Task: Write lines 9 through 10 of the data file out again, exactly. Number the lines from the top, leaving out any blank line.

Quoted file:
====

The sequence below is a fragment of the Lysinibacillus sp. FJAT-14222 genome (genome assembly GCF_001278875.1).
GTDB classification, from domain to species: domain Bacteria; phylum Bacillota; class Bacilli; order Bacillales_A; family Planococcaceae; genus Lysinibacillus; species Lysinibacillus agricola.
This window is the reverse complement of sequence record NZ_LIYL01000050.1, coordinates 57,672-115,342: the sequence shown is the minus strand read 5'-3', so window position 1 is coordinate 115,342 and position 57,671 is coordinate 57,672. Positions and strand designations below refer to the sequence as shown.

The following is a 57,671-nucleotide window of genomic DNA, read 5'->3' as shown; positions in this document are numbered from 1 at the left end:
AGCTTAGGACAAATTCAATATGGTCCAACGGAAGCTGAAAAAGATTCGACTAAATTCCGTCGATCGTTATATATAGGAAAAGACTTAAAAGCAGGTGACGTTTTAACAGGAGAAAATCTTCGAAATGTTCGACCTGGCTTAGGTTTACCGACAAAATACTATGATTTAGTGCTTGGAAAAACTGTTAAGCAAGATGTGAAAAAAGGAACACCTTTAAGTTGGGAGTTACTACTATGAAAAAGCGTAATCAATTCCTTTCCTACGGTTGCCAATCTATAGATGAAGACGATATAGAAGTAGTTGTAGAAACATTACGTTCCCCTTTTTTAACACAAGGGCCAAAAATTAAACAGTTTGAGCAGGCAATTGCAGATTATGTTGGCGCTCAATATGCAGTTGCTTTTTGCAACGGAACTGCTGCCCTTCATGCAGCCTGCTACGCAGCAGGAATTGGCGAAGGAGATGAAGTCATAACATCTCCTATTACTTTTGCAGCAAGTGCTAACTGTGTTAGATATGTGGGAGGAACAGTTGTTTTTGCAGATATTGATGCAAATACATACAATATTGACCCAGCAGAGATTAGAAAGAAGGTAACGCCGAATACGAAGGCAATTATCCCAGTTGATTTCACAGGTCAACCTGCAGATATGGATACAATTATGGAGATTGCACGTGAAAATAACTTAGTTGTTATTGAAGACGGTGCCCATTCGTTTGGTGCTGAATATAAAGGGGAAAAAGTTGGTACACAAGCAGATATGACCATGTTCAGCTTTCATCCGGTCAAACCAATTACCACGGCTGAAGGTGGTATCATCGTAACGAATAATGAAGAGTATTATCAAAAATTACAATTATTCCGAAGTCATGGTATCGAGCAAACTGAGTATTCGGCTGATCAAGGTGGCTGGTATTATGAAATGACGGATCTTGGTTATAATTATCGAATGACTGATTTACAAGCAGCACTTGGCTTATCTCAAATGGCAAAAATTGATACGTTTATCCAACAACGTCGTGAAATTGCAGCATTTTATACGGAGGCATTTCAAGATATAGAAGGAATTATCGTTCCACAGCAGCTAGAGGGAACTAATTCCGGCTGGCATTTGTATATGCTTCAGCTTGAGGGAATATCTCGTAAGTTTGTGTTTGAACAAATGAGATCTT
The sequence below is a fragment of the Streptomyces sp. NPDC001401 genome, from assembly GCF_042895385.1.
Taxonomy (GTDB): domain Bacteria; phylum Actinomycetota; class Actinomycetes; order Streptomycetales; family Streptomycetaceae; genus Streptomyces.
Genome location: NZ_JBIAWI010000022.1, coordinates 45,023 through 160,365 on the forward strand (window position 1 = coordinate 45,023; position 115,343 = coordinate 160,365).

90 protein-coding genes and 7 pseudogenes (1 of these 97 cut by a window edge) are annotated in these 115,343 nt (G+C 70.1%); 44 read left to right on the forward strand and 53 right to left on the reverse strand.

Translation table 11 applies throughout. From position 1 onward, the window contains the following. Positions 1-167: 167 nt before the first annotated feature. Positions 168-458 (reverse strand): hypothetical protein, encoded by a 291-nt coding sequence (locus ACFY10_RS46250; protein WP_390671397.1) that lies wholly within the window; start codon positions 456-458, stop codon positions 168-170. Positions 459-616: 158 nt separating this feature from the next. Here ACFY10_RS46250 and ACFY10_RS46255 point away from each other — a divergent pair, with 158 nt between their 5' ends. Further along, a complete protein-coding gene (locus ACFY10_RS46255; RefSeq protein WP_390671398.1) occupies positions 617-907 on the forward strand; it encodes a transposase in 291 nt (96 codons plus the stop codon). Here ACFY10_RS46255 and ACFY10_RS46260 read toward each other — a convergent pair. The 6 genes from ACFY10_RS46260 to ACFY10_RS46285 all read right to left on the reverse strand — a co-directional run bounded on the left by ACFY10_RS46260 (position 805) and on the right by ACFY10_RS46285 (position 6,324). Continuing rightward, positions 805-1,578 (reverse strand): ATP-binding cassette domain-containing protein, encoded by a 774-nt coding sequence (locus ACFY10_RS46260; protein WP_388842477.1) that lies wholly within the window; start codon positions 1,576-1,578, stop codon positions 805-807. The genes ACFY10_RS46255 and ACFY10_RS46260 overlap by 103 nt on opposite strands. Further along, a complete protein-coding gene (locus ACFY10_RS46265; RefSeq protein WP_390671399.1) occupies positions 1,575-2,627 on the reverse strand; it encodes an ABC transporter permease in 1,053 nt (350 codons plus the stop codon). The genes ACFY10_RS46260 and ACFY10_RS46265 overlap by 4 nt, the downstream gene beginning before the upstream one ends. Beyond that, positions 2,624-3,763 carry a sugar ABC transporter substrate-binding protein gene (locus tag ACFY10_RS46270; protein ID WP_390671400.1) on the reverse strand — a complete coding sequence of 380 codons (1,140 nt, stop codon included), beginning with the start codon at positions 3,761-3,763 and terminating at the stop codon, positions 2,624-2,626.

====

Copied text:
90 protein-coding genes and 7 pseudogenes (1 of these 97 cut by a window edge) are annotated in these 115,343 nt (G+C 70.1%); 44 read left to right on the forward strand and 53 right to left on the reverse strand.

Translation table 11 applies throughout. From position 1 onward, the window contains the following. Positions 1-167: 167 nt before the first annotated feature. Positions 168-458 (reverse strand): hypothetical protein, encoded by a 291-nt coding sequence (locus ACFY10_RS46250; protein WP_390671397.1) that lies wholly within the window; start codon positions 456-458, stop codon positions 168-170. Positions 459-616: 158 nt separating this feature from the next. Here ACFY10_RS46250 and ACFY10_RS46255 point away from each other — a divergent pair, with 158 nt between their 5' ends. Further along, a complete protein-coding gene (locus ACFY10_RS46255; RefSeq protein WP_390671398.1) occupies positions 617-907 on the forward strand; it encodes a transposase in 291 nt (96 codons plus the stop codon). Here ACFY10_RS46255 and ACFY10_RS46260 read toward each other — a convergent pair. The 6 genes from ACFY10_RS46260 to ACFY10_RS46285 all read right to left on the reverse strand — a co-directional run bounded on the left by ACFY10_RS46260 (position 805) and on the right by ACFY10_RS46285 (position 6,324). Continuing rightward, positions 805-1,578 (reverse strand): ATP-binding cassette domain-containing protein, encoded by a 774-nt coding sequence (locus ACFY10_RS46260; protein WP_388842477.1) that lies wholly within the window; start codon positions 1,576-1,578, stop codon positions 805-807. The genes ACFY10_RS46255 and ACFY10_RS46260 overlap by 103 nt on opposite strands. Further along, a complete protein-coding gene (locus ACFY10_RS46265; RefSeq protein WP_390671399.1) occupies positions 1,575-2,627 on the reverse strand; it encodes an ABC transporter permease in 1,053 nt (350 codons plus the stop codon). The genes ACFY10_RS46260 and ACFY10_RS46265 overlap by 4 nt, the downstream gene beginning before the upstream one ends. Beyond that, positions 2,624-3,763 carry a sugar ABC transporter substrate-binding protein gene (locus tag ACFY10_RS46270; protein ID WP_390671400.1) on the reverse strand — a complete coding sequence of 380 codons (1,140 nt, stop codon included), beginning with the start codon at positions 3,761-3,763 and terminating at the stop codon, positions 2,624-2,626.